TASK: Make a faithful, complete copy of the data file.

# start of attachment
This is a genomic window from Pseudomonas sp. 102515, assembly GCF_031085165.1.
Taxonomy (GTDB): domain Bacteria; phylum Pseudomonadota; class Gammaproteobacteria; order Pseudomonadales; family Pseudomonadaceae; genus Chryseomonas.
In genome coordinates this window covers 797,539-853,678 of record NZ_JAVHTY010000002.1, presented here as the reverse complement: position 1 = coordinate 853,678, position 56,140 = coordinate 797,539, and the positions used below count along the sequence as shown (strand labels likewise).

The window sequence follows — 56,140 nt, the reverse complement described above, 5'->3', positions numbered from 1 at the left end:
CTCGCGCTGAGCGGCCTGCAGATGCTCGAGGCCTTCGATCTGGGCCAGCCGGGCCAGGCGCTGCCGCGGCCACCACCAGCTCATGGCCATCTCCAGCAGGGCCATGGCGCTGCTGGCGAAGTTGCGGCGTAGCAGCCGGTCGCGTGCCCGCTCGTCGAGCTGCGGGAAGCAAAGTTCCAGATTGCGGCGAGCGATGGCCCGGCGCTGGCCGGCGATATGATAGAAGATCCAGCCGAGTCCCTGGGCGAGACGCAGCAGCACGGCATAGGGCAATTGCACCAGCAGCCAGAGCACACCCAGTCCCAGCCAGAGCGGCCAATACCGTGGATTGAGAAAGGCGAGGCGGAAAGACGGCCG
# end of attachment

This is a genomic window from Pseudomonas sp. 102515, assembly GCF_031085165.1.
Taxonomy (GTDB): domain Bacteria; phylum Pseudomonadota; class Gammaproteobacteria; order Pseudomonadales; family Pseudomonadaceae; genus Chryseomonas.
In genome coordinates this window covers 797,539-853,678 of record NZ_JAVHTY010000002.1, presented here as the reverse complement: position 1 = coordinate 853,678, position 56,140 = coordinate 797,539, and the positions used below count along the sequence as shown (strand labels likewise).

The window sequence follows — 56,140 nt, the reverse complement described above, 5'->3', positions numbered from 1 at the left end:
CTCGCGCTGAGCGGCCTGCAGATGCTCGAGGCCTTCGATCTGGGCCAGCCGGGCCAGGCGCTGCCGCGGCCACCACCAGCTCATGGCCATCTCCAGCAGGGCCATGGCGCTGCTGGCGAAGTTGCGGCGTAGCAGCCGGTCGCGTGCCCGCTCGTCGAGCTGCGGGAAGCAAAGTTCCAGATTGCGGCGAGCGATGGCCCGGCGCTGGCCGGCGATATGATAGAAGATCCAGCCGAGTCCCTGGGCGAGACGCAGCAGCACGGCATAGGGCAATTGCACCAGCAGCCAGAGCACACCCAGTCCCAGCCAGAGCGGCCAATACCGTGGATTGAGAAAGGCGAGGCGGAAAGACGGCCG